Within months, the Eisenhower administration was plotting to overthrow Castro and similar efforts would continue for decades. By a conservative count, the CIA mounted at least eight separate assassination attempts against him, some almost comic and involving such devices as exploding cigars. Every one of them failed. By the end, Castro had outlasted 10 presidents, before he stepped down because of illness in 2008, having run the country for 49 years. And such was his historical shadow that even afterwards, Fidel Castro was synonymous with Cuba.

His indestructibility was demonstrated almost from the start. The Eisenhower-era CIA plan to invade Cuba was inherited by JFK, resulting in the fiasco of the Bay of Pigs invasion of 1961. Castro gloated in his enemy’s humiliation. “What the imperialists cannot forgive us,” he declared, “is that we have made a Socialist revolution under their noses”, he declared.

It was the first official pronouncement that Cuba was a socialist state – but Castro realised that the protection of a far more powerful socialist state was needed if the revolution was to be made safe. Thus the alliance with the Soviet Union, and the deployment of missiles to the island that led to the Cuban missile crisis when the superpowers came nearer to a nuclear exchange than ever before, or since.

Castro, for once and to his chagrin, was no more than a pawn in the crisis. However Cuba was too small a political stage for Castro. By 1966 he had set up the Latin American Solidarity Organisation (OLAS), in effect a clearing house for revolutionary movements across the continent. “The duty of a revolution is to make revolution,” was its slogan.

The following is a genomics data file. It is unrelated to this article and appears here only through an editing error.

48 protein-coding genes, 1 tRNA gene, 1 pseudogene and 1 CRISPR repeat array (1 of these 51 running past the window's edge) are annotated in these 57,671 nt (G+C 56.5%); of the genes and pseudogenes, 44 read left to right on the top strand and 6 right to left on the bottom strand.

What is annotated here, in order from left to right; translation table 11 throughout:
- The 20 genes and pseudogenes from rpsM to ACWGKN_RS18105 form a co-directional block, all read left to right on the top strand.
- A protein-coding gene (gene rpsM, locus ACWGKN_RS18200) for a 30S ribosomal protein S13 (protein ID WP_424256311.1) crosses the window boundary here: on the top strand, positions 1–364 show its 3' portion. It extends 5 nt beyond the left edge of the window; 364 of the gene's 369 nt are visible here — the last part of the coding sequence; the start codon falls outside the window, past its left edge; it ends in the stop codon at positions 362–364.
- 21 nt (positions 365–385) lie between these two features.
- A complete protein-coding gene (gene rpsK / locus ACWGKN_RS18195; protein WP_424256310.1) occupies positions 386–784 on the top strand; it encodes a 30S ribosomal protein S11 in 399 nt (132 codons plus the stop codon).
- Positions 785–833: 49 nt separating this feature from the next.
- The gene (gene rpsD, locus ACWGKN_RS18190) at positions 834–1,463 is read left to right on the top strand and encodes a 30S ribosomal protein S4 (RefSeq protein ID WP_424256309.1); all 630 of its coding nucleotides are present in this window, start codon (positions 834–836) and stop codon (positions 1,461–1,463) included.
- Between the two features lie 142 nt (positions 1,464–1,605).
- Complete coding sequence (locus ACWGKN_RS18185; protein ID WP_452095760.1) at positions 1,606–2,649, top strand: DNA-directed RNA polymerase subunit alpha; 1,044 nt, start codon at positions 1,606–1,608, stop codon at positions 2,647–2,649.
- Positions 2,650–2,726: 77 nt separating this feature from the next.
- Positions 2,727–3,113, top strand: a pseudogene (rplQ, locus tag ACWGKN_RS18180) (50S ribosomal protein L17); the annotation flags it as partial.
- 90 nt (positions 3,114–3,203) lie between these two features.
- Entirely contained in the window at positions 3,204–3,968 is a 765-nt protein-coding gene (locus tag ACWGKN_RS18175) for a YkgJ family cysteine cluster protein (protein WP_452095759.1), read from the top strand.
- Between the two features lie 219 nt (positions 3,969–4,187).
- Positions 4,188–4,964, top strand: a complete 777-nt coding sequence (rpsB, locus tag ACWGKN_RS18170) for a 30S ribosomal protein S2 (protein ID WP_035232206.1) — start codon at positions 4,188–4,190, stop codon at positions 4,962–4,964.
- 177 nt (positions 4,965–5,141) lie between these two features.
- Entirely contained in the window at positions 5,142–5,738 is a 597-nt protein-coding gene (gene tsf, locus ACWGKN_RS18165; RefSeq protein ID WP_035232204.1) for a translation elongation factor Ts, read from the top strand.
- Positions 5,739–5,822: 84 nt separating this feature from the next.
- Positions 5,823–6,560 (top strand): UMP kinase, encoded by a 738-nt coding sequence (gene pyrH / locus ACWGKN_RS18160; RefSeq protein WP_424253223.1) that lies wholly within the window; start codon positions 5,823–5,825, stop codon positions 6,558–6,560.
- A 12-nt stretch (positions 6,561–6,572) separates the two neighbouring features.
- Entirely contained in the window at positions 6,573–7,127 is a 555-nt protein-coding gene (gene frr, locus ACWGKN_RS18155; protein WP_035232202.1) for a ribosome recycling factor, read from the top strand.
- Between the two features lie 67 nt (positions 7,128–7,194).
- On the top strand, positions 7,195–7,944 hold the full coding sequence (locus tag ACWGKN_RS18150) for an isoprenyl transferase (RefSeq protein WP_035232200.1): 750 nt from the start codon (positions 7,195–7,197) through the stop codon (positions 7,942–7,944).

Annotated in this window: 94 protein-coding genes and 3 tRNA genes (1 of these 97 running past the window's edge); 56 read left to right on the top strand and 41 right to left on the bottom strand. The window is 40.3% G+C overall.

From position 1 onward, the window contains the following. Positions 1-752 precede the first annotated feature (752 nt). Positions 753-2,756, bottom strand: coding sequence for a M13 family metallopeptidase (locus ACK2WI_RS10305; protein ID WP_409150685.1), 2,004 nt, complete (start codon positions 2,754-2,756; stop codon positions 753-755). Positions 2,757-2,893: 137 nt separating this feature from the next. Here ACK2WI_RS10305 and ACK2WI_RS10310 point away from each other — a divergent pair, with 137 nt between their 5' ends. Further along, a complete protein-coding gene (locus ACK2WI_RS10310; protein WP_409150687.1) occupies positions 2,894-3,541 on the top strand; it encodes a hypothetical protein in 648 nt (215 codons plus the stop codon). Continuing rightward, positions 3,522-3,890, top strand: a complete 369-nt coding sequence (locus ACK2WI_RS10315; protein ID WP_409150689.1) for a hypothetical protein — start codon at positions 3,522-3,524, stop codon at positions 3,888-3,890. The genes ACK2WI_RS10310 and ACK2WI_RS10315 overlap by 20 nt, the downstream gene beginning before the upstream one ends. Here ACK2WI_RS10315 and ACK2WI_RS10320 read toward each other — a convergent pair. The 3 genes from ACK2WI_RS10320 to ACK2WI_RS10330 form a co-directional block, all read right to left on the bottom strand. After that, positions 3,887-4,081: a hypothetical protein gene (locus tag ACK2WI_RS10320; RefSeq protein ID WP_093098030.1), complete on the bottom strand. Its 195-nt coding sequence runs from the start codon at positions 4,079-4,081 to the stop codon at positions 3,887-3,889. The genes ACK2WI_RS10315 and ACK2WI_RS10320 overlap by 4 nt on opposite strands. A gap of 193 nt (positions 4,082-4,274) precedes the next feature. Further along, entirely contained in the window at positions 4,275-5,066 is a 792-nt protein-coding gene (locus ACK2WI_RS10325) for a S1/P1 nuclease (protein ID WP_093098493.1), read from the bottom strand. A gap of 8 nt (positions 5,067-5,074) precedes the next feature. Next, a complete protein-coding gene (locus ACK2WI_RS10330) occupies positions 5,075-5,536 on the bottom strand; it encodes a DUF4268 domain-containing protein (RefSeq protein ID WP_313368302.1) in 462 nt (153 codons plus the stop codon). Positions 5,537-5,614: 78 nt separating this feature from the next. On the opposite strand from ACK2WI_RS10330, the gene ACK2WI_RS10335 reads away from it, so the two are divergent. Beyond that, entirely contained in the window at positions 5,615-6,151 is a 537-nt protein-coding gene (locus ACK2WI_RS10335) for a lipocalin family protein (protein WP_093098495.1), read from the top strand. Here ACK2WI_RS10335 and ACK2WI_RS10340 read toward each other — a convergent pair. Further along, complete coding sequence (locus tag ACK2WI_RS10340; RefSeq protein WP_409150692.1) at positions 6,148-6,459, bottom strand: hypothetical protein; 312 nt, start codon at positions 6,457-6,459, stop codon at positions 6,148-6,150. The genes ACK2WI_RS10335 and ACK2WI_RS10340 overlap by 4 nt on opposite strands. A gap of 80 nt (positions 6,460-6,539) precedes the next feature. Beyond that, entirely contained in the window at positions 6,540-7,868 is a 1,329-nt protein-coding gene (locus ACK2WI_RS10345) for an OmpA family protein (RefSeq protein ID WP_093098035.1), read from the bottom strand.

Castro was a foe of the US, ergo he was pro-Arab and anti-Israel. If Washington backed a capitalist right-wing regime, he would back its opponents, frequently as a proxy for the Soviet Union. He sent troops to fight in conflicts from Central America to Africa; between 1965 and 1979, opposition figures claimed, 14,000 Cubans had died in Havana’s foreign wars. Did any small country ever punch above its weight so widely, and for so long on the world stage?

Castro was no less a polarising figure for his domestic policies. Cuba’s change of ideological allegiance saw the import of the communist command economy, with all its failings and inefficiencies. The revolution brought communism’s political evils too: the one-party state that tolerated no dissent, committed gross human rights abuses, jailing and sometimes executing those who dared speak out against it.

But Castro’s version of socialism had merits as well. Education was vastly improved, and illiteracy – some 60 % in the Batista years – was all but eliminated. Ditto state-supplied healthcare, now available to everyone. The achievement was all the more remarkable given the middle-class exodus and brain drain of the years following 1959, and the sustained hostility of US administrations, egged on by a virulently hostile Cuban exile population based in politically crucial Florida.

The hostility lessened somewhat under Jimmy Carter, only to intensify again under Ronald Reagan, as part of his crusade against communism worldwide. Most damaging of all however would prove the revolution in Moscow. Mikhail Gorbachev had little time for Cuba and Castro; Boris Yeltsin, first leader of the Russia that replaced the Soviet Union in 1991, had even less.